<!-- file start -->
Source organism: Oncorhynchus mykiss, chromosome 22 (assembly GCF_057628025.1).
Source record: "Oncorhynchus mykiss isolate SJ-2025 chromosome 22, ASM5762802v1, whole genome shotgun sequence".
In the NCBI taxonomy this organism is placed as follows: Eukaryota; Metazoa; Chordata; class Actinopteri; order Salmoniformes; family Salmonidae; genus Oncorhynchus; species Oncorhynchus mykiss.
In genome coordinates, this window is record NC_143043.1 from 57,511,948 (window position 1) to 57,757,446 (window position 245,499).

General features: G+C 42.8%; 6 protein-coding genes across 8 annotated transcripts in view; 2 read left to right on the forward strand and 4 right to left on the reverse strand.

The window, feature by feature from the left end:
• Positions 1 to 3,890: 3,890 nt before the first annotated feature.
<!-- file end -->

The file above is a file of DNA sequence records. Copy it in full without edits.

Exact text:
Source organism: Oncorhynchus mykiss, chromosome 22 (assembly GCF_057628025.1).
Source record: "Oncorhynchus mykiss isolate SJ-2025 chromosome 22, ASM5762802v1, whole genome shotgun sequence".
In the NCBI taxonomy this organism is placed as follows: Eukaryota; Metazoa; Chordata; class Actinopteri; order Salmoniformes; family Salmonidae; genus Oncorhynchus; species Oncorhynchus mykiss.
In genome coordinates, this window is record NC_143043.1 from 57,511,948 (window position 1) to 57,757,446 (window position 245,499).

General features: G+C 42.8%; 6 protein-coding genes across 8 annotated transcripts in view; 2 read left to right on the forward strand and 4 right to left on the reverse strand.

The window, feature by feature from the left end:
• Positions 1 to 3,890: 3,890 nt before the first annotated feature.